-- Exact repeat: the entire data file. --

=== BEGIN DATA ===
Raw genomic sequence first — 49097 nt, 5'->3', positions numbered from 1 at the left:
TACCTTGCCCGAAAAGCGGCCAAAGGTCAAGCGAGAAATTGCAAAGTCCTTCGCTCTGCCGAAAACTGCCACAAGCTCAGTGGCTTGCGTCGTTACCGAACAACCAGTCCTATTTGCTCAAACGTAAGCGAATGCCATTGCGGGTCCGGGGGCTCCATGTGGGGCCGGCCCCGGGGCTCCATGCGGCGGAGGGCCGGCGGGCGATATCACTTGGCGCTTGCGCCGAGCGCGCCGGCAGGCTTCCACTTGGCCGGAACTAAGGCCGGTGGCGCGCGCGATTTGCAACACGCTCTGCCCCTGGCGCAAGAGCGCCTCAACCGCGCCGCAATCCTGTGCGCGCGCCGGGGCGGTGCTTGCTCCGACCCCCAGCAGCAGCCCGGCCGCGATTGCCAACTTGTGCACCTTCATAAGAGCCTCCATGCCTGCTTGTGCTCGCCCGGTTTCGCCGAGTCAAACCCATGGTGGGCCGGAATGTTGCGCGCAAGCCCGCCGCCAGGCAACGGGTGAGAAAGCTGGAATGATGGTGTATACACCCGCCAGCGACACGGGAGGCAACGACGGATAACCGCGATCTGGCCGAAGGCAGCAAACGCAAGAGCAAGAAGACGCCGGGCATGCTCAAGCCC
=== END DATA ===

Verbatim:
Raw genomic sequence first — 49097 nt, 5'->3', positions numbered from 1 at the left:
TACCTTGCCCGAAAAGCGGCCAAAGGTCAAGCGAGAAATTGCAAAGTCCTTCGCTCTGCCGAAAACTGCCACAAGCTCAGTGGCTTGCGTCGTTACCGAACAACCAGTCCTATTTGCTCAAACGTAAGCGAATGCCATTGCGGGTCCGGGGGCTCCATGTGGGGCCGGCCCCGGGGCTCCATGCGGCGGAGGGCCGGCGGGCGATATCACTTGGCGCTTGCGCCGAGCGCGCCGGCAGGCTTCCACTTGGCCGGAACTAAGGCCGGTGGCGCGCGCGATTTGCAACACGCTCTGCCCCTGGCGCAAGAGCGCCTCAACCGCGCCGCAATCCTGTGCGCGCGCCGGGGCGGTGCTTGCTCCGACCCCCAGCAGCAGCCCGGCCGCGATTGCCAACTTGTGCACCTTCATAAGAGCCTCCATGCCTGCTTGTGCTCGCCCGGTTTCGCCGAGTCAAACCCATGGTGGGCCGGAATGTTGCGCGCAAGCCCGCCGCCAGGCAACGGGTGAGAAAGCTGGAATGATGGTGTATACACCCGCCAGCGACACGGGAGGCAACGACGGATAACCGCGATCTGGCCGAAGGCAGCAAACGCAAGAGCAAGAAGACGCCGGGCATGCTCAAGCCC